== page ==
So where were we? Oh yes…Africa! Day Three began with the pre-breakfast bushwalk at 6:00 am. This time, we went with Enoch, our tracker (his normal job is to search for animals all day and alert the guides as to when and where he finds said animals), rather than Greg, our guide. There were endless unidentifiable tracks, but occasionally one we could recognize. Here is a rhino track. His big ol’ feet are bigger than the boot print next to it.
Here are some additional photos from that morning’s hike. We didn’t see a lot of live animals during the first two hours, but we did see some interesting stuff.
And Enoch lived up to his title of tracker, and followed barely-identifiable leopard prints until we found evidence of a leopard. This evidence came in the form of an impala that the leopard had killed, and dragged up a tree to keep it safe from marauding hyenas. I had no idea leopards were that freakin’ strong.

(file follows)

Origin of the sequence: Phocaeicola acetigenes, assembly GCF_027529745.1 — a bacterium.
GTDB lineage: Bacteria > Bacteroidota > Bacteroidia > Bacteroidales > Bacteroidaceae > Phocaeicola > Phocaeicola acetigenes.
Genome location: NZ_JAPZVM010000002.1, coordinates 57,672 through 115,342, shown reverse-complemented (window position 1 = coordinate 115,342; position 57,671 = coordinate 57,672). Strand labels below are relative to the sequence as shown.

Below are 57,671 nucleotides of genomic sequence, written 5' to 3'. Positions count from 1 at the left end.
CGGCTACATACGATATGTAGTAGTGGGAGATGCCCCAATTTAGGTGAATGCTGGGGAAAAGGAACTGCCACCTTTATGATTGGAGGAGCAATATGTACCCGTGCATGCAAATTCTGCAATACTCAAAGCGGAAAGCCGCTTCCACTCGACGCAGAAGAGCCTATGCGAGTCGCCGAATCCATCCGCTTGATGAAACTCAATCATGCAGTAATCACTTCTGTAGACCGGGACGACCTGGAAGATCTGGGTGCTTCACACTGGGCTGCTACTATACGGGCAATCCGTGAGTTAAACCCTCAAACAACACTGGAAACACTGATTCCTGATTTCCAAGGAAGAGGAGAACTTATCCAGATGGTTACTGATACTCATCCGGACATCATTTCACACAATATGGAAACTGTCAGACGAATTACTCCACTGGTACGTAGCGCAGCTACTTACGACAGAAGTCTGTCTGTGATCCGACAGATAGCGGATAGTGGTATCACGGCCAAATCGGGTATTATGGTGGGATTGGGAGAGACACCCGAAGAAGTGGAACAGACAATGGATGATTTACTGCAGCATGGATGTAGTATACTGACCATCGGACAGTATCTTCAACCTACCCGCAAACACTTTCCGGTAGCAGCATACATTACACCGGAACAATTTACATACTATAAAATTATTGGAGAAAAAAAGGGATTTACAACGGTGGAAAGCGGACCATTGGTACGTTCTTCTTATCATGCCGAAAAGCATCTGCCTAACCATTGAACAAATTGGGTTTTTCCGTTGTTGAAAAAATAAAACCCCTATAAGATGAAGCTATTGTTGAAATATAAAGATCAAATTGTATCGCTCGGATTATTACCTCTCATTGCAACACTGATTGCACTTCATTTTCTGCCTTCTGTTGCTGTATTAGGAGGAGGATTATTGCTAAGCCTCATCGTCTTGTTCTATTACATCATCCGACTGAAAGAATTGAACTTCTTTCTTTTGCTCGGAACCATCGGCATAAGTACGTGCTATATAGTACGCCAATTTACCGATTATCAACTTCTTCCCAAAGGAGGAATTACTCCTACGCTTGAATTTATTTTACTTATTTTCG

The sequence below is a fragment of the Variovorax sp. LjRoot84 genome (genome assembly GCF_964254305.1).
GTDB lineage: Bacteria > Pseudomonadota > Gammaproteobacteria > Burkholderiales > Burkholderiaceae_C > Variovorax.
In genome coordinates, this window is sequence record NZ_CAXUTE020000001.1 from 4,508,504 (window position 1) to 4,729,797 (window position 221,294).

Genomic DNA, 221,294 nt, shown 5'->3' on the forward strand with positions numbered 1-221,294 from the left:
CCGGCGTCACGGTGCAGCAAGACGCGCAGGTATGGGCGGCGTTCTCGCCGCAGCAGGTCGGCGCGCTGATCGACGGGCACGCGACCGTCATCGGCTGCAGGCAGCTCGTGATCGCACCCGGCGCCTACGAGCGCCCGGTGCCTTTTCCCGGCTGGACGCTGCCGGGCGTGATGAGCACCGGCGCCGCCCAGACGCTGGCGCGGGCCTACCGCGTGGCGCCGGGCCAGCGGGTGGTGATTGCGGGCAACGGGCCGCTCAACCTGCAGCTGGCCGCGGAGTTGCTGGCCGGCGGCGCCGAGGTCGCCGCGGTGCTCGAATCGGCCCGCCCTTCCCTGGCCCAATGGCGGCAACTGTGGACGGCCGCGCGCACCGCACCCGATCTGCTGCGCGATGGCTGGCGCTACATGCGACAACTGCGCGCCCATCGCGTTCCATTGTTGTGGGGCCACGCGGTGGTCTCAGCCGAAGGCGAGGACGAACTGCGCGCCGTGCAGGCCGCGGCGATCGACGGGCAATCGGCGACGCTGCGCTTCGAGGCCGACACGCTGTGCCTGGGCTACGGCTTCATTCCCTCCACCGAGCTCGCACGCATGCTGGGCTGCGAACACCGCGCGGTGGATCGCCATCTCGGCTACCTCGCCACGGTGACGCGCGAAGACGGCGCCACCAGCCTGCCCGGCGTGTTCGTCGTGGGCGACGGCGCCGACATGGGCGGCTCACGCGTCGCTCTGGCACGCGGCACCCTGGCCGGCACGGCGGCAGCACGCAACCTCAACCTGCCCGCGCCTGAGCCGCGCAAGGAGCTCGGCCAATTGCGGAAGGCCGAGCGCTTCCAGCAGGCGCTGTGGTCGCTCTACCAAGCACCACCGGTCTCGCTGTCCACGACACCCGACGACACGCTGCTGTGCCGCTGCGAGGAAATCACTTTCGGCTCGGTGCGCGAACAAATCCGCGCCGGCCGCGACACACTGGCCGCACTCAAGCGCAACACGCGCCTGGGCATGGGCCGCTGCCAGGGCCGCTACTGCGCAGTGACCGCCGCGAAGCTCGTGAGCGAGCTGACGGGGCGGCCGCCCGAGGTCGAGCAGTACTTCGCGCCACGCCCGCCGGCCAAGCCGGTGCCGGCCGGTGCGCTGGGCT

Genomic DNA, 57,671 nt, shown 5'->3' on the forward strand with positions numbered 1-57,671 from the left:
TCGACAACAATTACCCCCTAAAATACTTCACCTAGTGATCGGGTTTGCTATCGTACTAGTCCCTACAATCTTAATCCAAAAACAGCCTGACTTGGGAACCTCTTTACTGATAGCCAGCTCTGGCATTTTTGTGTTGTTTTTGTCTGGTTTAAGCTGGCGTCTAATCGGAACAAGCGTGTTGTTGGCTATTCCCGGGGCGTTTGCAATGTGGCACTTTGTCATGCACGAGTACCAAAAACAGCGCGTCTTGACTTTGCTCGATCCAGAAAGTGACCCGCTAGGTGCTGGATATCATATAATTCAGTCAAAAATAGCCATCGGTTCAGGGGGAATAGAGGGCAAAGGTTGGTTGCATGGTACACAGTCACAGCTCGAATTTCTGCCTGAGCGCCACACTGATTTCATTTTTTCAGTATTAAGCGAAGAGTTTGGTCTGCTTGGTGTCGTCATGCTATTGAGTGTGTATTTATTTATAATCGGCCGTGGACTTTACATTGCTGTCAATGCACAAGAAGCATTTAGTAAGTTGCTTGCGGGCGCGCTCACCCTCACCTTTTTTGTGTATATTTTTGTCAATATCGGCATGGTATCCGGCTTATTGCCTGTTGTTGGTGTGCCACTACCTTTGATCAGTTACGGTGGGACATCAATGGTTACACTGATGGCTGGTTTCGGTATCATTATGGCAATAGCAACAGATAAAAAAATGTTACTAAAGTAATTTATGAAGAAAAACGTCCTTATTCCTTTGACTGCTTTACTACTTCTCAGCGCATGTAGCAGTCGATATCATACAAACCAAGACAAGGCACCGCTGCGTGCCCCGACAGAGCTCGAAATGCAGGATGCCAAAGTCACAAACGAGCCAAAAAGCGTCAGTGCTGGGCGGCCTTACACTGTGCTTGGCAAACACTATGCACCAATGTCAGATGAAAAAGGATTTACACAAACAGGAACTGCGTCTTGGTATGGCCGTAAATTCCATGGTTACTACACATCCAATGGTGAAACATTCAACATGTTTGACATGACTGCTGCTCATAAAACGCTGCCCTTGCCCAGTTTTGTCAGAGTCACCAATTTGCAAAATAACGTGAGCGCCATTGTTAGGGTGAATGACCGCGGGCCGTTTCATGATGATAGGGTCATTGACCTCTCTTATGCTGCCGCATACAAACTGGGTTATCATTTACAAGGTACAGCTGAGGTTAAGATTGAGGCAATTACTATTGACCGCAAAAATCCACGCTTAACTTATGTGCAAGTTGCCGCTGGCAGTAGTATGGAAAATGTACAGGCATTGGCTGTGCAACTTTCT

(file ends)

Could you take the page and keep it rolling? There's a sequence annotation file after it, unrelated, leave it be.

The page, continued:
After coming across some more giraffes (who were busy with breakfast), Enoch taught us a local game – spitting impala pellets for distance. I did participate (note the mid-air pellet in the photo below), but I can’t say I was too disappointed to lose this one – certainly not enough to try again. Stephanie wasn’t feeling great and flat-out refused to participate, despite Enoch’s threats that if she was a bad sport, she would be denied breakfast when we got back to camp.
VIDEO – Spitting impala pellets for distance
That afternoon on our game drive we spotted a bird called a Kori Bustard. This is the heaviest flight-capable bird in the world. And, of course, what would a game-spotting day be without elephants? Stephanie and I agreed that if we could only see one type of animal in Africa, it would definitely be the elephants.